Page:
Pandemic Poems - APRIL 2020
Ode to Gum Grove
Our beloved walking place is closed. We mourn as though it held all of spring beyond its padlocked fence: Wild radish growing tall – almost the height of a man by now, like the golden mustard that glows in the oil fields. The coastal sunflowers too, sway along the newly-untrod paths, as the coreopsis with its lemon-yellow hearts. And just for a few more weeks, the disks of miner’s lettuce sprout in the shadows, safe this year from my salad. The hawks, the rabbits, the rats that feed the owls, all free from our invasion. Now coyotes can roam there in daylight, and the owlets’ parents can raise their young without our gawking eyes. That carpet of nasturtiums – they must be flowering now in bright reds and yellows; they’re doing fine without us. This place is used to disease and death, yet every spring it bares its wild beauty and strides forth boldly as we must do, albeit carefully, into the heat and dust of summer.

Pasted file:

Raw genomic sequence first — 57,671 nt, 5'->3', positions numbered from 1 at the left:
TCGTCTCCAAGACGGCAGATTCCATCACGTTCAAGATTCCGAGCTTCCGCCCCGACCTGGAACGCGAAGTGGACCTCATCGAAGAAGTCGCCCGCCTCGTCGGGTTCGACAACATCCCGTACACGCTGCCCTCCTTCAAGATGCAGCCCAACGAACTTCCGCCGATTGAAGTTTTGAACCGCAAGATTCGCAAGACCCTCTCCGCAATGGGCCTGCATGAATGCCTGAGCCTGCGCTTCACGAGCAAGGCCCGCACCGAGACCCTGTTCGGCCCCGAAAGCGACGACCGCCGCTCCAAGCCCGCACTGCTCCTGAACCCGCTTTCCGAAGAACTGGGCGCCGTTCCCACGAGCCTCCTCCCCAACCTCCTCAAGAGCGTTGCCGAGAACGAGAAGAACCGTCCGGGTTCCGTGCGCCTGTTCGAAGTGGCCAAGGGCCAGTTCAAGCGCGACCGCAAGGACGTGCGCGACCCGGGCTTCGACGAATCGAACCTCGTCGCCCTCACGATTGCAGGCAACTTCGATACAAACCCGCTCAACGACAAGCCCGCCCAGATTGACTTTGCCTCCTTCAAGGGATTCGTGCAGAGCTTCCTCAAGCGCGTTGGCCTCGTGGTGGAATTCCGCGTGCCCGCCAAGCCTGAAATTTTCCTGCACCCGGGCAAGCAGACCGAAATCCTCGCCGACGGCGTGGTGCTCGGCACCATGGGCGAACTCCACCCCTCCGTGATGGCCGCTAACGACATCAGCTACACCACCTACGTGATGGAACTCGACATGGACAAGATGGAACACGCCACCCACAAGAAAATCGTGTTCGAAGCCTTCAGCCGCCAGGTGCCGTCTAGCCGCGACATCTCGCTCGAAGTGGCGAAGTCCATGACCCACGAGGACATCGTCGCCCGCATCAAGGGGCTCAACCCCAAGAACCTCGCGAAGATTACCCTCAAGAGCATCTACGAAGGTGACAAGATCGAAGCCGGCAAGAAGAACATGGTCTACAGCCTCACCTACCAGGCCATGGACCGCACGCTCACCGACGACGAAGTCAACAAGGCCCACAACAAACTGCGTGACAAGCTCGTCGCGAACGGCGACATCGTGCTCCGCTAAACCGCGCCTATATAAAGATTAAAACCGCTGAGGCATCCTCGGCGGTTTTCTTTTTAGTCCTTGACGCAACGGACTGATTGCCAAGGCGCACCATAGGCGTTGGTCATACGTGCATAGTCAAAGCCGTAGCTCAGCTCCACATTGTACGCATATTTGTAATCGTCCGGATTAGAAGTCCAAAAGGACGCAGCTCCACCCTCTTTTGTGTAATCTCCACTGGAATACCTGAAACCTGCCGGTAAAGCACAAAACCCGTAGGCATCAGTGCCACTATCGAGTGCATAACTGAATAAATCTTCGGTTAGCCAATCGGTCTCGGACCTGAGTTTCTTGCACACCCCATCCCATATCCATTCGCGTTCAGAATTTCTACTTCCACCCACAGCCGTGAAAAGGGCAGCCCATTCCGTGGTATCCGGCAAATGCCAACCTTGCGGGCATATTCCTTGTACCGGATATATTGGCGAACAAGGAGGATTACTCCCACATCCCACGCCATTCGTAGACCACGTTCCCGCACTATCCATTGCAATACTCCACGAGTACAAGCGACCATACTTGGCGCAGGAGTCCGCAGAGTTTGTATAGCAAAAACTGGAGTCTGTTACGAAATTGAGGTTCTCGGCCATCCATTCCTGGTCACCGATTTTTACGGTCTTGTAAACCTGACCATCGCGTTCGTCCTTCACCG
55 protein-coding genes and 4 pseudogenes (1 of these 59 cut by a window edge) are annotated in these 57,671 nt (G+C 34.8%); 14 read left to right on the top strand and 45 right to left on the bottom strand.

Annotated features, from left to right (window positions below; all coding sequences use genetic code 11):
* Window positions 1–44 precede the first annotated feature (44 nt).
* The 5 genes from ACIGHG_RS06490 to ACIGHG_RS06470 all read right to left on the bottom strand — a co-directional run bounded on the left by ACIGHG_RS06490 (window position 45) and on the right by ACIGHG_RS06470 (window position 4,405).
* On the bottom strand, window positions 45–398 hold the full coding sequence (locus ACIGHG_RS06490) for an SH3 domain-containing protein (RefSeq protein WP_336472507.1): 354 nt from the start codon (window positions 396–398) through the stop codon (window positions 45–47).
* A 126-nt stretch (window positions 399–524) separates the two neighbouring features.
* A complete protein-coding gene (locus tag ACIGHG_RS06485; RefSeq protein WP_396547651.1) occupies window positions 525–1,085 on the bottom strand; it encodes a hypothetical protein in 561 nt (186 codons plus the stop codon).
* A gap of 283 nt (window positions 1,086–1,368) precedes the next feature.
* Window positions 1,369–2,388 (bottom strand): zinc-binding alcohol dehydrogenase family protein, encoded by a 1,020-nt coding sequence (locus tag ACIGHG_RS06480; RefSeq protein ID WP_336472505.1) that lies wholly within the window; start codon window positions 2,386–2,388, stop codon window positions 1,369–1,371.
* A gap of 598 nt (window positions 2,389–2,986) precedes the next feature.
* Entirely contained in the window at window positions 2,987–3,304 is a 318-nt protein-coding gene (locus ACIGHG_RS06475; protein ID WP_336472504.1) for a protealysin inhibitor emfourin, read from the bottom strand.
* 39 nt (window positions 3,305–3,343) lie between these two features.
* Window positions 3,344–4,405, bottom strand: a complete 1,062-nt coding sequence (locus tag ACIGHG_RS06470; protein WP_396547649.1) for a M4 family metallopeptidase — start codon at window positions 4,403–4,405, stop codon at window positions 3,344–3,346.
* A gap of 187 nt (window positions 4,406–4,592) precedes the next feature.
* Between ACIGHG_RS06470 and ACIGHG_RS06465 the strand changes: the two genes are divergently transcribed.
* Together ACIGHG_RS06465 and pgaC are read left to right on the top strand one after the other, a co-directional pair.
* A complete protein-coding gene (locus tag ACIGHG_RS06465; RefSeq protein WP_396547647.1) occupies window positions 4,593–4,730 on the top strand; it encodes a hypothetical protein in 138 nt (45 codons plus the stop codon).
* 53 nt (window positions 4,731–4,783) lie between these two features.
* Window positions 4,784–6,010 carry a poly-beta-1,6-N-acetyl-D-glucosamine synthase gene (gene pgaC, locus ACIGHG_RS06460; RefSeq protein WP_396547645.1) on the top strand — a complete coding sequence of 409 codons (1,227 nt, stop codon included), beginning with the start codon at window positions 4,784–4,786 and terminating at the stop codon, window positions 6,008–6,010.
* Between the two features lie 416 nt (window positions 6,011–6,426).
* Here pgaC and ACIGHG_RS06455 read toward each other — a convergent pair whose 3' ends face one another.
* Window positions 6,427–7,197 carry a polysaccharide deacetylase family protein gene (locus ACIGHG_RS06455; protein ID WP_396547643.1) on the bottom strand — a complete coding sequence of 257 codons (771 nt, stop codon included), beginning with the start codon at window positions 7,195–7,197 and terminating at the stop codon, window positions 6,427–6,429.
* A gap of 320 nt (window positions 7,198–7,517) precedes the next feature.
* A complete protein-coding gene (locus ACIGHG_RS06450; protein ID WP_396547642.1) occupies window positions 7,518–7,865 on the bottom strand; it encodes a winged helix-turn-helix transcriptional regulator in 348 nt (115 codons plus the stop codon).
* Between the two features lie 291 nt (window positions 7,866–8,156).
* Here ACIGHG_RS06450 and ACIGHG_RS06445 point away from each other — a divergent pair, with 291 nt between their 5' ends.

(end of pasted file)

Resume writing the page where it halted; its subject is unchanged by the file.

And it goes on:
The freeways of our city are free at last, the streets of my suburb now wide and carless. Walkers smile at each other, cross the street with a hollered Hello to show it’s nothing personal, shrug to say We’re in this together. Two weeks ago I walked through airports, electric with fear and grateful for the well-stocked restrooms. I observed the elderly, some in masks, and wondered Will he be alive three months from now? On each flight, I had entire rows to myself. For two weeks I’ve observed each headache, each allergy-scrape in my throat, and wondered: Is this how it begins? When I smile at a stranger I ask the heavens: When this is over, which of us will still be here to tell the tale?
for fellow swimmers, beached by pool closures due to COVID-19
in clear water, prism ribbons rippling on a flat white bottom in the calm green waters of the bay where the mind wanders in an endless lap in a pool whose chlorine smell stings while snow dances down dark windows on a chilly day when rain pocks the surface tattooing my arms as they reach wet air over kelp columns rising through coastal swells, garibaldi feathering among the amber leaves in water roiled by wind where I become a fish sheltered in the pond’s calm sway I want to pull water past me again, thread myself –weightless–through the water’s unseen eye.
©2020 Tamara Madison
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